Until 2014 the people of Papua Barat relied on diesel-fuelled generators for electricity. Health clinics and other public services had to allocate much of their annual budgets to the purchase of diesel. We have reduced the community’s reliance on diesel by using gas at the plant to generate and supply electricity to local communities.
More than half of our workforce in Tangguh is Papuan. This is a direct result of internship and apprentice programmes that focus on training graduates from Papua and Papua Barat. We are committed to reaching an 85% Papuan workforce by 2029.
In 2016 BP and partners entered a final investment decision to expand our Tangguh facility following approval from the Indonesian government in 2014. As part of the development, we have set a target of sourcing 38% of our services and project materials from local suppliers.
Additionally, our day-to-day operations provide opportunities for sustainable local economic development. Tangguh’s need for workplace clothing and uniforms, along with the growing availability of electricity supplies, led us to support the foundation of two sustainable local businesses, one in clothing manufacture and another in air conditioning maintenance.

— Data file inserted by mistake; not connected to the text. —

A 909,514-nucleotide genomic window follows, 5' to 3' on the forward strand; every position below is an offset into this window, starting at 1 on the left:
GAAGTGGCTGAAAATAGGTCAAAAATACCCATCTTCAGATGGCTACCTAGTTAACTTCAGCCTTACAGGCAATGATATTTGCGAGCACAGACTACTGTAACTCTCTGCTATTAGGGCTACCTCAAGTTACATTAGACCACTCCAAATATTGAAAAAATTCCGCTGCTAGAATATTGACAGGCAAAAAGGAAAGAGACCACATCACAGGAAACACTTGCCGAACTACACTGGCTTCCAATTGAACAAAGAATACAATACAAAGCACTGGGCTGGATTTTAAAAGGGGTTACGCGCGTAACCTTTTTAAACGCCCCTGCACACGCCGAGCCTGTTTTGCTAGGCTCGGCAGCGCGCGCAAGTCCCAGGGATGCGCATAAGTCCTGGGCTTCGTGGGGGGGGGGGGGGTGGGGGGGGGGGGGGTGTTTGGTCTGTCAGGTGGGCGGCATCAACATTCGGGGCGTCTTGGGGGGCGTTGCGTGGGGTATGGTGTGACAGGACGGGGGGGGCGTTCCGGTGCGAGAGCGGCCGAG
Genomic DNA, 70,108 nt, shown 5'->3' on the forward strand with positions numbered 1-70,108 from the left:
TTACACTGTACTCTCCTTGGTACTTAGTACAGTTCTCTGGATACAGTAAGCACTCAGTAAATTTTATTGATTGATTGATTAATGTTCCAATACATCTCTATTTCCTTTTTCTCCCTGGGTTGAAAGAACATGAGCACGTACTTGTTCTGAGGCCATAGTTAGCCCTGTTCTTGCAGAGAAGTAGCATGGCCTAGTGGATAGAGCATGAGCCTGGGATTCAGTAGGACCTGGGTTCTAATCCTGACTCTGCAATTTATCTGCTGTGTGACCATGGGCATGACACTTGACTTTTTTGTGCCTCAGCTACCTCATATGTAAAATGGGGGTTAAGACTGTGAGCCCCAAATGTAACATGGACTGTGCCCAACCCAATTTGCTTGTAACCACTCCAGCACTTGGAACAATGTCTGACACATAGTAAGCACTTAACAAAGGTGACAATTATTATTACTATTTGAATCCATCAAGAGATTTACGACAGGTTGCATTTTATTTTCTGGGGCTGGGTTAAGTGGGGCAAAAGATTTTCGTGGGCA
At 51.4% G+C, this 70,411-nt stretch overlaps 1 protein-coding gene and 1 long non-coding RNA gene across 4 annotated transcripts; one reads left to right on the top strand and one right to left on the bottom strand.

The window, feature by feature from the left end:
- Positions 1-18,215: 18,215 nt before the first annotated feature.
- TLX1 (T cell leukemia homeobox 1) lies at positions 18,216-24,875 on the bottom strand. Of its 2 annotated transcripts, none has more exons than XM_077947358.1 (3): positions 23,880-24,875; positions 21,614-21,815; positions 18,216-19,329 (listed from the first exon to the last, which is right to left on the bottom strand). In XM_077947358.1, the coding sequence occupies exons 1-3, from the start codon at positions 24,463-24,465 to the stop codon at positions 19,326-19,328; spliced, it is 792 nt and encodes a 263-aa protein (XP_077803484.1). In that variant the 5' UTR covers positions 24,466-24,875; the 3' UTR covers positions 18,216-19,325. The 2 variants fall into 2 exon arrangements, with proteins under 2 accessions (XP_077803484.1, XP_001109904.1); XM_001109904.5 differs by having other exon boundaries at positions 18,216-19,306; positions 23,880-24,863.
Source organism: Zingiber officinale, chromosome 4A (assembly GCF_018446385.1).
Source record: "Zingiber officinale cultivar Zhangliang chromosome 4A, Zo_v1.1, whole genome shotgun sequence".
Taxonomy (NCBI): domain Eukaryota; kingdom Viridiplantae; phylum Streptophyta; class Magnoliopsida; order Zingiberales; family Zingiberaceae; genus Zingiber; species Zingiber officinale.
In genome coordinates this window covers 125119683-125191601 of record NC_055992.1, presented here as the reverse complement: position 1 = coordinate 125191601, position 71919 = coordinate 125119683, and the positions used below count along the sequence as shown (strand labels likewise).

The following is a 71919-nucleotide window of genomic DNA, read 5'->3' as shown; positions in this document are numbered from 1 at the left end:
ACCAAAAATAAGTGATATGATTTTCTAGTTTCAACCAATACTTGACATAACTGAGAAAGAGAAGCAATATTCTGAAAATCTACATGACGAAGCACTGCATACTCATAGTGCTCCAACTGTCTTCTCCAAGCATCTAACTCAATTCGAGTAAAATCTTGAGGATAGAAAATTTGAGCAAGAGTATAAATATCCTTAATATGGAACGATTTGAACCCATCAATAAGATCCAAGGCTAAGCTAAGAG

Meanwhile, the introduction of an early diagnosis and treatment programme for malaria has virtually eliminated the disease in surrounding villages. Support for the provision of teachers, school facilities and infrastructure has improved local literacy rates.
Our progress on human rights, security, governance and other social issues is monitored by the Tangguh Independent Advisory Panel, which we established in 2002.
With 50 years' operating history in Indonesia, BP has become one of the country's largest foreign investors